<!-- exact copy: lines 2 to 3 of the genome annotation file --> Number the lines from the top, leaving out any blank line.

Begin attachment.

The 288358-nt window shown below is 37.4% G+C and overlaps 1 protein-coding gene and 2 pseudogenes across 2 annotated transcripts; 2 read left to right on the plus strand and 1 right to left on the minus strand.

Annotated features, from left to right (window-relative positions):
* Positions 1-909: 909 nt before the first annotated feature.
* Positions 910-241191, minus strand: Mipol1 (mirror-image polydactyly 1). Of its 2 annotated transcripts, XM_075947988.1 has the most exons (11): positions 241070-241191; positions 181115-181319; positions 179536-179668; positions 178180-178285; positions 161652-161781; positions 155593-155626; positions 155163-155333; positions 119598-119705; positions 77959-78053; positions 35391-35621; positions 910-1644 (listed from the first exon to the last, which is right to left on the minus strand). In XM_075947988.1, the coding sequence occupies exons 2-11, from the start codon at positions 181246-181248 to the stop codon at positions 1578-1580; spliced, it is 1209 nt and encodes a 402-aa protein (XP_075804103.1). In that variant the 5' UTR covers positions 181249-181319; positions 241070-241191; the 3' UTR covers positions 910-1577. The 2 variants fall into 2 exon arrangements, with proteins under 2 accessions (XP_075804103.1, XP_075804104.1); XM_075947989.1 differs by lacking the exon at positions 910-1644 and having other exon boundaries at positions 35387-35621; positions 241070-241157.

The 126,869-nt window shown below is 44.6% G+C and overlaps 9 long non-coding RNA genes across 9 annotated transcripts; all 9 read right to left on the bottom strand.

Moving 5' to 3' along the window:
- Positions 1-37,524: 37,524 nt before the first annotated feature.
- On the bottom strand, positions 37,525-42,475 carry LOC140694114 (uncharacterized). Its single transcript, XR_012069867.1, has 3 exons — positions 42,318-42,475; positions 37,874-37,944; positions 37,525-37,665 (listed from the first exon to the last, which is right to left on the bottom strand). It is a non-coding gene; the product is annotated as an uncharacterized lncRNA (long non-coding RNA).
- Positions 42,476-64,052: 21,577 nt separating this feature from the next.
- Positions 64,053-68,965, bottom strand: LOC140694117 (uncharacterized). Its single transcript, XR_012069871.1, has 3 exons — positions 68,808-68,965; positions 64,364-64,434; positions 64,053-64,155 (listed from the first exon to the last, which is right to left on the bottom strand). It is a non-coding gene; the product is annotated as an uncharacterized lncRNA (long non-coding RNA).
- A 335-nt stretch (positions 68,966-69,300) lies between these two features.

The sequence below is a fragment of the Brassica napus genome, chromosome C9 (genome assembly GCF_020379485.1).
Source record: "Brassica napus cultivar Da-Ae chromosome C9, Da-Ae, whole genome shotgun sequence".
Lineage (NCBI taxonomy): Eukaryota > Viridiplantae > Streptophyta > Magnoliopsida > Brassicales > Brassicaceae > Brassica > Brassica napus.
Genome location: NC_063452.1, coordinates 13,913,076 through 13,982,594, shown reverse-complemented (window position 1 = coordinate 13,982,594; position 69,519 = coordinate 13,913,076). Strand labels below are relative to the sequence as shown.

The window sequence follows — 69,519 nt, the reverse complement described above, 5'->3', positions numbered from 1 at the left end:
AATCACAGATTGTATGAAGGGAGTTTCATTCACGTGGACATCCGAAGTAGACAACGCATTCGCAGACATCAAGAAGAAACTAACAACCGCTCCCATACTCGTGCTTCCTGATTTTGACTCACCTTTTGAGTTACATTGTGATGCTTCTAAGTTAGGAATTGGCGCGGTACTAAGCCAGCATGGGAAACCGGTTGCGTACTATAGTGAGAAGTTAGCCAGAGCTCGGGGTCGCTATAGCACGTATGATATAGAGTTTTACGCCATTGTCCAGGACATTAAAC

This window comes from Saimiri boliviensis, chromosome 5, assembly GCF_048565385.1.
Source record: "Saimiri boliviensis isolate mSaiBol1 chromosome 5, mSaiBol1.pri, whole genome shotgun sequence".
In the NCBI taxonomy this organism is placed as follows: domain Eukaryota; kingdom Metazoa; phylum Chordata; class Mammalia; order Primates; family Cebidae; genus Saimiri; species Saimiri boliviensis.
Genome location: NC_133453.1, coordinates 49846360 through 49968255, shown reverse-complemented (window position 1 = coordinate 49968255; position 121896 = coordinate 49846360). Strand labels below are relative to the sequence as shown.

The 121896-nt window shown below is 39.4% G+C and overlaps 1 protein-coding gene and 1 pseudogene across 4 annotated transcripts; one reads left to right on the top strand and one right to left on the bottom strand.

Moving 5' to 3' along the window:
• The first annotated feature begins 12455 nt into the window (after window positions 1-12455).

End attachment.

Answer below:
Annotated features, from left to right (window-relative positions):
* Positions 1-909: 909 nt before the first annotated feature.